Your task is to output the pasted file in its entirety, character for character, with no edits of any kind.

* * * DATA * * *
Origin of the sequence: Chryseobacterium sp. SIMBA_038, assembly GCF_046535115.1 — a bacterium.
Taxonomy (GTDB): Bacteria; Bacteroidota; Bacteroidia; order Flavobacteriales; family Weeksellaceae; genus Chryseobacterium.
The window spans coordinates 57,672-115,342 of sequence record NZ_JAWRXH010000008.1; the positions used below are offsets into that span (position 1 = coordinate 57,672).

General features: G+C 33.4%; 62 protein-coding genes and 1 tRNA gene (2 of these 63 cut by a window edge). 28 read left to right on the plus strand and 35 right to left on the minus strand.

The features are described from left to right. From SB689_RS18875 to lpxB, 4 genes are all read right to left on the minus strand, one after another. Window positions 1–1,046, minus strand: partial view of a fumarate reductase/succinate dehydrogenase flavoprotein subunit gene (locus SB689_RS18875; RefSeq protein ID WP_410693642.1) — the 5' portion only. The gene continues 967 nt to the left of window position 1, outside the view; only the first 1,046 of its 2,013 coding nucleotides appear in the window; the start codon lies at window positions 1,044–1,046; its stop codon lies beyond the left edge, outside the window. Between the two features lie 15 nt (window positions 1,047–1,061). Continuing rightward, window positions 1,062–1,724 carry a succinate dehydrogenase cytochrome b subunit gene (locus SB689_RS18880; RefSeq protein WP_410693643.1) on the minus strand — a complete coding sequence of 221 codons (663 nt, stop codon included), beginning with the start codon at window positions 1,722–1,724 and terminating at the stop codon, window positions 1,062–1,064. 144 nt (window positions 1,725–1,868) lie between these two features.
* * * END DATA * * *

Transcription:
Origin of the sequence: Chryseobacterium sp. SIMBA_038, assembly GCF_046535115.1 — a bacterium.
Taxonomy (GTDB): Bacteria; Bacteroidota; Bacteroidia; order Flavobacteriales; family Weeksellaceae; genus Chryseobacterium.
The window spans coordinates 57,672-115,342 of sequence record NZ_JAWRXH010000008.1; the positions used below are offsets into that span (position 1 = coordinate 57,672).

General features: G+C 33.4%; 62 protein-coding genes and 1 tRNA gene (2 of these 63 cut by a window edge). 28 read left to right on the plus strand and 35 right to left on the minus strand.

The features are described from left to right. From SB689_RS18875 to lpxB, 4 genes are all read right to left on the minus strand, one after another. Window positions 1–1,046, minus strand: partial view of a fumarate reductase/succinate dehydrogenase flavoprotein subunit gene (locus SB689_RS18875; RefSeq protein ID WP_410693642.1) — the 5' portion only. The gene continues 967 nt to the left of window position 1, outside the view; only the first 1,046 of its 2,013 coding nucleotides appear in the window; the start codon lies at window positions 1,044–1,046; its stop codon lies beyond the left edge, outside the window. Between the two features lie 15 nt (window positions 1,047–1,061). Continuing rightward, window positions 1,062–1,724 carry a succinate dehydrogenase cytochrome b subunit gene (locus SB689_RS18880; RefSeq protein WP_410693643.1) on the minus strand — a complete coding sequence of 221 codons (663 nt, stop codon included), beginning with the start codon at window positions 1,722–1,724 and terminating at the stop codon, window positions 1,062–1,064. 144 nt (window positions 1,725–1,868) lie between these two features.